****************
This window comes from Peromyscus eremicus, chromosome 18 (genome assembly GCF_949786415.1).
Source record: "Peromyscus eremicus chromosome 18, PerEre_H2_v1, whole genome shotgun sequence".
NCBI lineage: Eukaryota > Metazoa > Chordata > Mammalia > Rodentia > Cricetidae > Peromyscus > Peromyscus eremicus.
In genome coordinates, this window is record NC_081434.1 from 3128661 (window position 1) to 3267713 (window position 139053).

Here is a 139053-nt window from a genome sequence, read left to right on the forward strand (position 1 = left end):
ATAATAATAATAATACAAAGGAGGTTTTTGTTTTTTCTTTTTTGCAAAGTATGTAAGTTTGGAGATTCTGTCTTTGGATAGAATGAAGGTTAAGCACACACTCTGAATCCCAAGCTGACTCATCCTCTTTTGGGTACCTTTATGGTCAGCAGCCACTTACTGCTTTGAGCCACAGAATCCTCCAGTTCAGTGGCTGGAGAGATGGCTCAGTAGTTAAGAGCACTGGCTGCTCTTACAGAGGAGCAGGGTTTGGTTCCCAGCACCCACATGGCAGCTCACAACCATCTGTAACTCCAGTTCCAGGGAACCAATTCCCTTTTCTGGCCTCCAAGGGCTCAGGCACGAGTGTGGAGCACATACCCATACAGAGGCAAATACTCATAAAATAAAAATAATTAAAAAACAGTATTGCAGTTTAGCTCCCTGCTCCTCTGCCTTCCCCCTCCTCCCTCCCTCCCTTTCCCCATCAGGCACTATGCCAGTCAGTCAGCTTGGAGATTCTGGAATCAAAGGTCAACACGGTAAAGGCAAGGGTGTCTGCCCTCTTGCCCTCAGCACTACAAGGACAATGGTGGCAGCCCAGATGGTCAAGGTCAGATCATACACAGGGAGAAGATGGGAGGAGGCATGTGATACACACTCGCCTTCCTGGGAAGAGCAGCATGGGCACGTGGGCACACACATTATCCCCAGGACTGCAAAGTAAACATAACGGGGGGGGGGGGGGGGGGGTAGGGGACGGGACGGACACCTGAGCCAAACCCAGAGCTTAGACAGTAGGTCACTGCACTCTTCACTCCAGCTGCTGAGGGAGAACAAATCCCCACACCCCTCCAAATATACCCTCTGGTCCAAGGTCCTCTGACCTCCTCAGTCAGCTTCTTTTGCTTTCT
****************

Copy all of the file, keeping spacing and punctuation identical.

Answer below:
This window comes from Peromyscus eremicus, chromosome 18 (genome assembly GCF_949786415.1).
Source record: "Peromyscus eremicus chromosome 18, PerEre_H2_v1, whole genome shotgun sequence".
NCBI lineage: Eukaryota > Metazoa > Chordata > Mammalia > Rodentia > Cricetidae > Peromyscus > Peromyscus eremicus.
In genome coordinates, this window is record NC_081434.1 from 3128661 (window position 1) to 3267713 (window position 139053).

Here is a 139053-nt window from a genome sequence, read left to right on the forward strand (position 1 = left end):
ATAATAATAATAATACAAAGGAGGTTTTTGTTTTTTCTTTTTTGCAAAGTATGTAAGTTTGGAGATTCTGTCTTTGGATAGAATGAAGGTTAAGCACACACTCTGAATCCCAAGCTGACTCATCCTCTTTTGGGTACCTTTATGGTCAGCAGCCACTTACTGCTTTGAGCCACAGAATCCTCCAGTTCAGTGGCTGGAGAGATGGCTCAGTAGTTAAGAGCACTGGCTGCTCTTACAGAGGAGCAGGGTTTGGTTCCCAGCACCCACATGGCAGCTCACAACCATCTGTAACTCCAGTTCCAGGGAACCAATTCCCTTTTCTGGCCTCCAAGGGCTCAGGCACGAGTGTGGAGCACATACCCATACAGAGGCAAATACTCATAAAATAAAAATAATTAAAAAACAGTATTGCAGTTTAGCTCCCTGCTCCTCTGCCTTCCCCCTCCTCCCTCCCTCCCTTTCCCCATCAGGCACTATGCCAGTCAGTCAGCTTGGAGATTCTGGAATCAAAGGTCAACACGGTAAAGGCAAGGGTGTCTGCCCTCTTGCCCTCAGCACTACAAGGACAATGGTGGCAGCCCAGATGGTCAAGGTCAGATCATACACAGGGAGAAGATGGGAGGAGGCATGTGATACACACTCGCCTTCCTGGGAAGAGCAGCATGGGCACGTGGGCACACACATTATCCCCAGGACTGCAAAGTAAACATAACGGGGGGGGGGGGGGGGGGGTAGGGGACGGGACGGACACCTGAGCCAAACCCAGAGCTTAGACAGTAGGTCACTGCACTCTTCACTCCAGCTGCTGAGGGAGAACAAATCCCCACACCCCTCCAAATATACCCTCTGGTCCAAGGTCCTCTGACCTCCTCAGTCAGCTTCTTTTGCTTTCT